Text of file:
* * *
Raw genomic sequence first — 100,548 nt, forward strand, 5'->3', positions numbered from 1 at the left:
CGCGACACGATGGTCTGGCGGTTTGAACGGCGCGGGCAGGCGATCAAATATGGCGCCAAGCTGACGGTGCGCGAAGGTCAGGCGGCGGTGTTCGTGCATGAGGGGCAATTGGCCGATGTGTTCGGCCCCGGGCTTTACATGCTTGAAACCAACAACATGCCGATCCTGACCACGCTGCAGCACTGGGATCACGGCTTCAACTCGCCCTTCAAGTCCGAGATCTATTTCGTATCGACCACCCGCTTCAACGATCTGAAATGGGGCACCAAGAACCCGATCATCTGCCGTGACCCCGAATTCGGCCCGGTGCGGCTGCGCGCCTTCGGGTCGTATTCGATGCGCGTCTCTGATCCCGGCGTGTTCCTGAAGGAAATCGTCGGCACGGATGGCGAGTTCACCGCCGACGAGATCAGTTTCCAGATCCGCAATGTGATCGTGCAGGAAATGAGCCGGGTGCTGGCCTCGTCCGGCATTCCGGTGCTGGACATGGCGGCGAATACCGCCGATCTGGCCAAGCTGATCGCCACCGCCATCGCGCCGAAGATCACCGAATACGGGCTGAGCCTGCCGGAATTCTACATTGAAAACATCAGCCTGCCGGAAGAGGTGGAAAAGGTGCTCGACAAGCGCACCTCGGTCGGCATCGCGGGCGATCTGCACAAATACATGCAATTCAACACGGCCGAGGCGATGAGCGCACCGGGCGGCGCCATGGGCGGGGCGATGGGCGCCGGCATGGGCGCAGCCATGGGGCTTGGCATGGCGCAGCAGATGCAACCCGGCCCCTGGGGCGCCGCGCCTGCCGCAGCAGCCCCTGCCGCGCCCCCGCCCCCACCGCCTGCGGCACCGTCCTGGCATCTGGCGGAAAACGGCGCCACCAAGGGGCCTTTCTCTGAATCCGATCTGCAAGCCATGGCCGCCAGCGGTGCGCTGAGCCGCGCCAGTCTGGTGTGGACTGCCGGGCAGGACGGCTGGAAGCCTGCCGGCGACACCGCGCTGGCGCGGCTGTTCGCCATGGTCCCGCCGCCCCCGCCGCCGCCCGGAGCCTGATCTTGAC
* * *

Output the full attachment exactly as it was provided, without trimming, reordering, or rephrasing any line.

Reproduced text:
Raw genomic sequence first — 100,548 nt, forward strand, 5'->3', positions numbered from 1 at the left:
CGCGACACGATGGTCTGGCGGTTTGAACGGCGCGGGCAGGCGATCAAATATGGCGCCAAGCTGACGGTGCGCGAAGGTCAGGCGGCGGTGTTCGTGCATGAGGGGCAATTGGCCGATGTGTTCGGCCCCGGGCTTTACATGCTTGAAACCAACAACATGCCGATCCTGACCACGCTGCAGCACTGGGATCACGGCTTCAACTCGCCCTTCAAGTCCGAGATCTATTTCGTATCGACCACCCGCTTCAACGATCTGAAATGGGGCACCAAGAACCCGATCATCTGCCGTGACCCCGAATTCGGCCCGGTGCGGCTGCGCGCCTTCGGGTCGTATTCGATGCGCGTCTCTGATCCCGGCGTGTTCCTGAAGGAAATCGTCGGCACGGATGGCGAGTTCACCGCCGACGAGATCAGTTTCCAGATCCGCAATGTGATCGTGCAGGAAATGAGCCGGGTGCTGGCCTCGTCCGGCATTCCGGTGCTGGACATGGCGGCGAATACCGCCGATCTGGCCAAGCTGATCGCCACCGCCATCGCGCCGAAGATCACCGAATACGGGCTGAGCCTGCCGGAATTCTACATTGAAAACATCAGCCTGCCGGAAGAGGTGGAAAAGGTGCTCGACAAGCGCACCTCGGTCGGCATCGCGGGCGATCTGCACAAATACATGCAATTCAACACGGCCGAGGCGATGAGCGCACCGGGCGGCGCCATGGGCGGGGCGATGGGCGCCGGCATGGGCGCAGCCATGGGGCTTGGCATGGCGCAGCAGATGCAACCCGGCCCCTGGGGCGCCGCGCCTGCCGCAGCAGCCCCTGCCGCGCCCCCGCCCCCACCGCCTGCGGCACCGTCCTGGCATCTGGCGGAAAACGGCGCCACCAAGGGGCCTTTCTCTGAATCCGATCTGCAAGCCATGGCCGCCAGCGGTGCGCTGAGCCGCGCCAGTCTGGTGTGGACTGCCGGGCAGGACGGCTGGAAGCCTGCCGGCGACACCGCGCTGGCGCGGCTGTTCGCCATGGTCCCGCCGCCCCCGCCGCCGCCCGGAGCCTGATCTTGAC